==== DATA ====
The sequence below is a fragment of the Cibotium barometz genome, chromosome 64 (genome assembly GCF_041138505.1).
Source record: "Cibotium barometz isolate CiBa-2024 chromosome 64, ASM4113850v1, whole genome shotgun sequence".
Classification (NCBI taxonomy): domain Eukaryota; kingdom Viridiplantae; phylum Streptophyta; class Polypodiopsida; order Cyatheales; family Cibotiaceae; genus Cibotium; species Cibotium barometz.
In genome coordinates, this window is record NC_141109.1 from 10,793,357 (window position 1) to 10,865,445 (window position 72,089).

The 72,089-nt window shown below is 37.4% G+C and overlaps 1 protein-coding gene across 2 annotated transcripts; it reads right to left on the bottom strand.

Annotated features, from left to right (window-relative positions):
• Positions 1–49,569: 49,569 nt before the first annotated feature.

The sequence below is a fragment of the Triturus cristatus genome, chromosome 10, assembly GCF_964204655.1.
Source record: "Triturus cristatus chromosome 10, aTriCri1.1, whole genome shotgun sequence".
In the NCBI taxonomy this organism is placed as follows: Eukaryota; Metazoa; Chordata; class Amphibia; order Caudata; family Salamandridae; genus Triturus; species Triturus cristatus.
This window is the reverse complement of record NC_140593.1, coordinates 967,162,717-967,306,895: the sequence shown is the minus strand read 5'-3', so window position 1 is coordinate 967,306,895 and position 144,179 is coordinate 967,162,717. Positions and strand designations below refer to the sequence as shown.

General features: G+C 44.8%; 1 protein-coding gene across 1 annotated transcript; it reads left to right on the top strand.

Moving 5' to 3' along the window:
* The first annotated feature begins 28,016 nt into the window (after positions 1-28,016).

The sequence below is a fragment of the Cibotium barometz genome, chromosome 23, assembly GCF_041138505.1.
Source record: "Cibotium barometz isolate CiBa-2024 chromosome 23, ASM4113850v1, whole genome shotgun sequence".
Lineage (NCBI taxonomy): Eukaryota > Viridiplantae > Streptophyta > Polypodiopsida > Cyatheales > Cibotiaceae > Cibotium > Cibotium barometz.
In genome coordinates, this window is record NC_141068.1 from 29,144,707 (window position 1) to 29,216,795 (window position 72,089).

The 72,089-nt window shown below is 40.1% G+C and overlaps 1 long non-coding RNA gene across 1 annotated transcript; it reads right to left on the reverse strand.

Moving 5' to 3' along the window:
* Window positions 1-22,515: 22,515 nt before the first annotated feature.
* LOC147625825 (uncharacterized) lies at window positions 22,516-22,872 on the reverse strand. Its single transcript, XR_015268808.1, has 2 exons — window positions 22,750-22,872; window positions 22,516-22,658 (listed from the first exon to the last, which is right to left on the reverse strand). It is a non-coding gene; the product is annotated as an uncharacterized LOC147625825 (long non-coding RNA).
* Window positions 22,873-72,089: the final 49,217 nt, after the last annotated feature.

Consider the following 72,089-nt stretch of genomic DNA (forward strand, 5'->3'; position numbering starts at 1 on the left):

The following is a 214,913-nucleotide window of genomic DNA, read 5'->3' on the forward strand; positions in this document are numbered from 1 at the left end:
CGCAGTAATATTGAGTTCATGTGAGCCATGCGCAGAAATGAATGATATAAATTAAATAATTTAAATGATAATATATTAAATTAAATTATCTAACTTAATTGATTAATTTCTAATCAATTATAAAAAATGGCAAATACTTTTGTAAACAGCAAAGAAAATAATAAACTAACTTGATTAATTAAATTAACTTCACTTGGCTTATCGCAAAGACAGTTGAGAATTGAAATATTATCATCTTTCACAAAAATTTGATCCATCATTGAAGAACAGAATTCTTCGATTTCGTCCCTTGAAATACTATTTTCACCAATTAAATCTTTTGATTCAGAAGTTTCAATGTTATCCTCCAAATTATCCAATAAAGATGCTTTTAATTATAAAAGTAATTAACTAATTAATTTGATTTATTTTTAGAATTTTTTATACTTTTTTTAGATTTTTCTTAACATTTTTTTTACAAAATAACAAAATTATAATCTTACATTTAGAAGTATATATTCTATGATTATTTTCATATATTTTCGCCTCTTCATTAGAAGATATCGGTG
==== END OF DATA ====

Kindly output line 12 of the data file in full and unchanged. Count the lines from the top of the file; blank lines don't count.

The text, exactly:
General features: G+C 44.8%; 1 protein-coding gene across 1 annotated transcript; it reads left to right on the top strand.